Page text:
Is Facebook ‘speech’ protected?

JUDGE RAYMOND A. JACKSON of the U.S. District Court in Newport News thinks for himself and, as a result, he is no stranger to controversy. In 2005, he took exception to the federal government’s higher penalties for those who deal crack rather than powder cocaine, citing that “ridiculous” disparity as his reason for reducing a convicted crack dealer’s sentence below the range called for in sentencing guidelines. That was a principled stand, and the Supreme Court ultimately vindicated it, upholding Judge Jackson’s decision five years ago by a 7 to 2 vote.

Judge Jackson’s latest headline-making ruling, however, seems both less justified and less likely to withstand scrutiny by higher courts. On April 24, he dismissed a lawsuit by six former employees of Hampton, Va., Sheriff B.J. Roberts, who had claimed that the sheriff had fired them because they supported his opponent in the 2009 election, which Mr. Roberts won. Among the allegations was that Mr. Roberts retaliated against deputy Daniel R. Carter Jr. because the latter had “liked” the Facebook page of candidate Jim Adams. According to Mr. Carter, this violated his constitutional rights, because clicking the “like” button is a form of expression protected by the First Amendment.

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Judge Jackson, though, saw the matter otherwise. He wrote: “merely ‘liking’ a Facebook page is insufficient speech to merit constitutional protection.” Previous Facebook cases had involved sentences and paragraphs whose political content could easily be ascertained, Judge Jackson noted, whereas a mere “like” does not necessarily imply any such “substantive statement.” Therefore, he concluded, the case did not present an issue worthy of trial, and Mr. Roberts was entitled to win.

To be sure, Facebook and other social media are new technologies, so the relevant legal doctrine is evolving; Judge Jackson, in that sense, wrote on a blank slate. (Washington Post Co. Chairman and Chief Executive Donald Graham is a member of Facebook’s board.) No one would equate clicking “like” with, say, Martin Luther’s nailing 95 theses to the Castle Church door. It can express a range of opinion — from idle curiosity to intense support.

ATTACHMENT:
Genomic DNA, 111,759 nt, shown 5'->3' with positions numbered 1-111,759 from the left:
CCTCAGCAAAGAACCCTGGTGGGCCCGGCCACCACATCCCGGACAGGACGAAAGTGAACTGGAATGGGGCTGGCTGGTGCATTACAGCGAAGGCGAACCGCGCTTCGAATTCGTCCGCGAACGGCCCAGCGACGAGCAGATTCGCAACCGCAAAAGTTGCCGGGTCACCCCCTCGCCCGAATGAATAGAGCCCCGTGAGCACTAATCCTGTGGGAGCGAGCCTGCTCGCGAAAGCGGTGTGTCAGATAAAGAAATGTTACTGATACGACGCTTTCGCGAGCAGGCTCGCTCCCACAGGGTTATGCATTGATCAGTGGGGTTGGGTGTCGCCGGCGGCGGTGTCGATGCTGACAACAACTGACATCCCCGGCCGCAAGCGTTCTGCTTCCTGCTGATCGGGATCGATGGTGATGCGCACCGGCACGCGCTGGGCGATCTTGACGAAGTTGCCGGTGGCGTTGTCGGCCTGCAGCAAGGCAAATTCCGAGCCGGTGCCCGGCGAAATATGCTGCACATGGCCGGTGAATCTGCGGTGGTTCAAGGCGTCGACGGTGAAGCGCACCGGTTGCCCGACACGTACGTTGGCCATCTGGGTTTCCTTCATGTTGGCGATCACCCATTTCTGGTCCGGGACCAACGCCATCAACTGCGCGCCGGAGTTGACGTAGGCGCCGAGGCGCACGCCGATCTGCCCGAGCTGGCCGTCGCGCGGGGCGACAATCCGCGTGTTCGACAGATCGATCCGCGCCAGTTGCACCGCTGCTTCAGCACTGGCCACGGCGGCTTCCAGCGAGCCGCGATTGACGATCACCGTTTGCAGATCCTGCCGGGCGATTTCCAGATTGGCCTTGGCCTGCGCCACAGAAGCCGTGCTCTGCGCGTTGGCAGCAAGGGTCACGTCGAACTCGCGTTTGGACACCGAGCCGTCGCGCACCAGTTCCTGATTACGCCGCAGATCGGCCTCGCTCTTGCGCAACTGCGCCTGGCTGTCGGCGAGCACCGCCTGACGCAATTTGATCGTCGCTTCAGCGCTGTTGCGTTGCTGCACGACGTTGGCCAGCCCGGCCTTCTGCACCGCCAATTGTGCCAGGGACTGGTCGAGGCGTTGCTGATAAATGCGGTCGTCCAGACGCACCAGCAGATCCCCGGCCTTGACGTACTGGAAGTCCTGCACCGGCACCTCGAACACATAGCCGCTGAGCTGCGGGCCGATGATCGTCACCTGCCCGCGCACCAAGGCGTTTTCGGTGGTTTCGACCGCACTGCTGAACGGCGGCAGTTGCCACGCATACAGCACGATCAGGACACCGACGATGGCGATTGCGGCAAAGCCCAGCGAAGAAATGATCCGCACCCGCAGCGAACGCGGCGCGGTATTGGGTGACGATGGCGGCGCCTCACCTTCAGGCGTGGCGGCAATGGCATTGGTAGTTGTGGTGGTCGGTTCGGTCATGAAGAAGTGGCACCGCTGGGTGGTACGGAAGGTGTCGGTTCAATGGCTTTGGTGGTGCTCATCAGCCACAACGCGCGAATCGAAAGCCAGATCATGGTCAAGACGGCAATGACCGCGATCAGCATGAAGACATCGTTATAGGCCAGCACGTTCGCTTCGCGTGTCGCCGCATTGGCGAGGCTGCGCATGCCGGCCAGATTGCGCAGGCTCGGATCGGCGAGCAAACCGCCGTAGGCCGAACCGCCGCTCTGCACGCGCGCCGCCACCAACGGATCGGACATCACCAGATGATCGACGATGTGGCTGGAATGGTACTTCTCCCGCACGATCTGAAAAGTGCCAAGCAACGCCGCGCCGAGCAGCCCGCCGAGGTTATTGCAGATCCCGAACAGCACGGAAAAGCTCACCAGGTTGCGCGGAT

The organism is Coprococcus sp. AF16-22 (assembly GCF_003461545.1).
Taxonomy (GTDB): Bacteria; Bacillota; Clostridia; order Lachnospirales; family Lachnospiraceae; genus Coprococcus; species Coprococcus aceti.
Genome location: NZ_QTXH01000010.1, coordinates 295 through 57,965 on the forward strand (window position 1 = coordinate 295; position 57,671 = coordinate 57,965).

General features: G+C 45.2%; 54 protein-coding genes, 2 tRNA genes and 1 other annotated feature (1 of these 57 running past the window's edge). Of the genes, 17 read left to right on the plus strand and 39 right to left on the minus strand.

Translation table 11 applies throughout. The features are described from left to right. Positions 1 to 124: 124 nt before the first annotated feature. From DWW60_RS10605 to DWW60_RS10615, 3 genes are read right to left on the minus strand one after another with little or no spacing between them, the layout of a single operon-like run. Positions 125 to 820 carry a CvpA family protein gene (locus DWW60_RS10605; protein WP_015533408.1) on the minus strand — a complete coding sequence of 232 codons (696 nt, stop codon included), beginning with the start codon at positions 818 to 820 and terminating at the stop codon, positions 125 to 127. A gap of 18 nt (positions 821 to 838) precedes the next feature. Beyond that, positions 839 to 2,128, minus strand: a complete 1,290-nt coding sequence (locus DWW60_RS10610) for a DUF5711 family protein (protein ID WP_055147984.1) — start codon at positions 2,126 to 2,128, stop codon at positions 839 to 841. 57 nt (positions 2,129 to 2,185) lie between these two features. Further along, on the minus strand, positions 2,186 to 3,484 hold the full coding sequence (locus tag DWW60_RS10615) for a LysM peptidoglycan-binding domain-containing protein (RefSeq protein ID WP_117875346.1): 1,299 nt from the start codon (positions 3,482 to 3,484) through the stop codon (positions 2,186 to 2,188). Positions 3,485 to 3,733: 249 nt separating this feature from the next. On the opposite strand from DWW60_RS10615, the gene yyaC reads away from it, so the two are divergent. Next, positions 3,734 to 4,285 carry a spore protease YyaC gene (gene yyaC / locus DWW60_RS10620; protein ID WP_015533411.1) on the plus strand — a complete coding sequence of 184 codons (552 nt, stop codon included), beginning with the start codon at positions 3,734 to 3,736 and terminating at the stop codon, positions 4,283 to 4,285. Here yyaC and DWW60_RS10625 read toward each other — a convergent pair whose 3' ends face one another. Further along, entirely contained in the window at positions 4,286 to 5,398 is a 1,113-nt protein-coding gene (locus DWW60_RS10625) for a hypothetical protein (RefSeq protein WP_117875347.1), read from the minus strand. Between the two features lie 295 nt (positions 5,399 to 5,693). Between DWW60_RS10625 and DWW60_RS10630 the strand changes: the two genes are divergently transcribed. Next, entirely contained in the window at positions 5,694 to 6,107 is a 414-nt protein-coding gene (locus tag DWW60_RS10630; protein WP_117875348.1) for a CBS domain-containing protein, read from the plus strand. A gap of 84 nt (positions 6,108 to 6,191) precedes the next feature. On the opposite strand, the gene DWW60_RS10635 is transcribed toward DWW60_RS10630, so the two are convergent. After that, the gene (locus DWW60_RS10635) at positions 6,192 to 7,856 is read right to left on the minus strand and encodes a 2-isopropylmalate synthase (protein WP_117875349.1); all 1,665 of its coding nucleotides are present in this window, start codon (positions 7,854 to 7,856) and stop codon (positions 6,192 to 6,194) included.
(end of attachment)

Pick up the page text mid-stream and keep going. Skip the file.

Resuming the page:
But it does amount to more than a one-word blurt; when Mr. Carter “liked” the campaign’s page, the slogan “Jim Adams for Hampton Sheriff” appeared on Mr. Carter’s profile page, along with a photo of Adams. It was as if Mr. Carter donned a campaign button or posted a lawn sign for all to see.

In any case, it’s far from clear that speech needs to be articulate to qualify for First Amendment protection. Under Supreme Court precedent, even silent protests like wearing an armband may qualify.

Since this case involves a government workplace, the sheriff’s actions may prove valid for other reasons. But the plaintiffs do seem to have alleged a real violation of free speech, and Judge Jackson should not have dismissed Mr. Carter’s claim without even allowing him a jury trial. As more speech and expression migrate from traditional forums to social media, the courts must ensure that the new public space remains as free as the old.

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